New Paper – Sham tDCS: A hidden source of variability Reflections for further blinded, controlled trials

Fonteneau C, Mondino M, Arns M, Baeken C, Bikson M, Brunoni AR, Burke MJ, Neuvonen T, Padberg F, Pascual-Leone A, Poulet E, Ruffini G, Santarnecchi E, Sauvaget A, Schellhorn K, Suaud-Chagny M-F, Palm U, Brunelin J. Sham tDCS: a hidden source of variability? Reflections for further blinded, controlled trials. Brain Stimulation. (In Press). 2019

Download: PDF published in Brain Stimulation – DOI

Transcranial direct current stimulation (tDCS) is a non-invasive brain stimulation technique increasingly used to modulate neural activity in the living brain. In order to establish the neurophysiological, cognitive or clinical effects of tDCS, most studies compare the effects of active tDCS to those observed with a sham tDCS intervention. In most cases, sham tDCS consists in delivering an active stimulation for a few seconds to mimic the sensations observed with active tDCS and keep participants blind to the intervention. However, to date, sham-controlled tDCS studies yield inconsistent results, which might arise in part from sham inconsistencies. Indeed, a multiplicity of sham stimulation protocols is being used in the tDCS research field and might have different biological effects beyond the intended transient sensations. Here, we seek to enlighten the scientific community to this possible confounding factor in order to increase reproducibility of neurophysiological, cognitive and clinical tDCS studies.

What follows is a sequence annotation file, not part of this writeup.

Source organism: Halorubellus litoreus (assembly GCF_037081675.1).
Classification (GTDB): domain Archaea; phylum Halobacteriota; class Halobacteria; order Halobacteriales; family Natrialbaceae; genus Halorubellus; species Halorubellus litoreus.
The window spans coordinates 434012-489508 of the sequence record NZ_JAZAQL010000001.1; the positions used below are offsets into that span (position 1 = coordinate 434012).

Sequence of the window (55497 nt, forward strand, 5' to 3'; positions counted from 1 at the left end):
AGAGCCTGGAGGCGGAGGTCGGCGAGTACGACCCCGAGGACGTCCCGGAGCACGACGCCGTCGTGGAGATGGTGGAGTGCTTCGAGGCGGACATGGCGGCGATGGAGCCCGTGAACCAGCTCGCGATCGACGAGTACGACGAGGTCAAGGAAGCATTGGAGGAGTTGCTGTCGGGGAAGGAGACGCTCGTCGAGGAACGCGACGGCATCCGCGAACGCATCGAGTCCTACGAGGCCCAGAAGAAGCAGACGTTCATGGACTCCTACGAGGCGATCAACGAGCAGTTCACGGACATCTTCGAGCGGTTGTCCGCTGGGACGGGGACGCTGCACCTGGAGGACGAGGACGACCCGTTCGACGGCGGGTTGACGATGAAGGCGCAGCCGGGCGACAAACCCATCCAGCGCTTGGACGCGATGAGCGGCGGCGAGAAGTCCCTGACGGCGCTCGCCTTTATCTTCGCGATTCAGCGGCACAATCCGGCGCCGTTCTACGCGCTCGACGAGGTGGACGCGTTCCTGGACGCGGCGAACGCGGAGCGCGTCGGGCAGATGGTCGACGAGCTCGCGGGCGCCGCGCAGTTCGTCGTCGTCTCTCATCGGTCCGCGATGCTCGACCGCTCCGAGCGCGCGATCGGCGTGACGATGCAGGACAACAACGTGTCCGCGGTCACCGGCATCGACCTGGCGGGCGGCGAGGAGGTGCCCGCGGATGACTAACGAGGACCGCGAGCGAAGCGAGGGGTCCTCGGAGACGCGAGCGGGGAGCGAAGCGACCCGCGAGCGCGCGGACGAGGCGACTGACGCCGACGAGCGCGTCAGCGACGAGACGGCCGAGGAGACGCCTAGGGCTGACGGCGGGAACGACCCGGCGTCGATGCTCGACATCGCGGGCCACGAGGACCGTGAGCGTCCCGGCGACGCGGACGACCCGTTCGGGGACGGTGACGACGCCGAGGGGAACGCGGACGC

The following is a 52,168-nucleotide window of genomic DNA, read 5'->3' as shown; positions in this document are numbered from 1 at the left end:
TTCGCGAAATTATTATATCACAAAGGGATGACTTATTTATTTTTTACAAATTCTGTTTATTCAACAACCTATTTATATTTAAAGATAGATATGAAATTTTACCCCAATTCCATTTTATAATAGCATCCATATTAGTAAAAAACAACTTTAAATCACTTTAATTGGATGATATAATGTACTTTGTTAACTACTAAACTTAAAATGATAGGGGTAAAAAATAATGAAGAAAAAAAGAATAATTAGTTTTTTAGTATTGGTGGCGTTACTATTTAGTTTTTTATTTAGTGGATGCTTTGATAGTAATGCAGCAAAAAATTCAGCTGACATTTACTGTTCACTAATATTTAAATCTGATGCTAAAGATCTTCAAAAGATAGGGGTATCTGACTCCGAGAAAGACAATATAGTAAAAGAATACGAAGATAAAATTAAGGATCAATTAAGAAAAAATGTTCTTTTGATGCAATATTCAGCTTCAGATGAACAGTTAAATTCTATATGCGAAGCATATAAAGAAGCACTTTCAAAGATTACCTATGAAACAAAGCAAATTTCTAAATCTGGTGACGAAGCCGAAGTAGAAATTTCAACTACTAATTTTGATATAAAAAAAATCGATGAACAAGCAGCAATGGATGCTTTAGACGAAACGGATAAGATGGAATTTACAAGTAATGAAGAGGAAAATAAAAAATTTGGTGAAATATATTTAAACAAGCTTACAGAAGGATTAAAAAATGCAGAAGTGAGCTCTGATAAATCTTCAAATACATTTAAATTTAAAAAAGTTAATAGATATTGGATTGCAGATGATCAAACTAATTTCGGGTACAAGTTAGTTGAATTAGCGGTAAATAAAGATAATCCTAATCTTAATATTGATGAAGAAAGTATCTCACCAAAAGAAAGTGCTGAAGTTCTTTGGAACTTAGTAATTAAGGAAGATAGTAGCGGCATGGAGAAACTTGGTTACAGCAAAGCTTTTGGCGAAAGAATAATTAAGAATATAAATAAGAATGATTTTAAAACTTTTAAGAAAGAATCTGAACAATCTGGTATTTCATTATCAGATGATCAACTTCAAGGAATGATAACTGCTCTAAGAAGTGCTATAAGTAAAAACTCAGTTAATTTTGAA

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Neural Engineering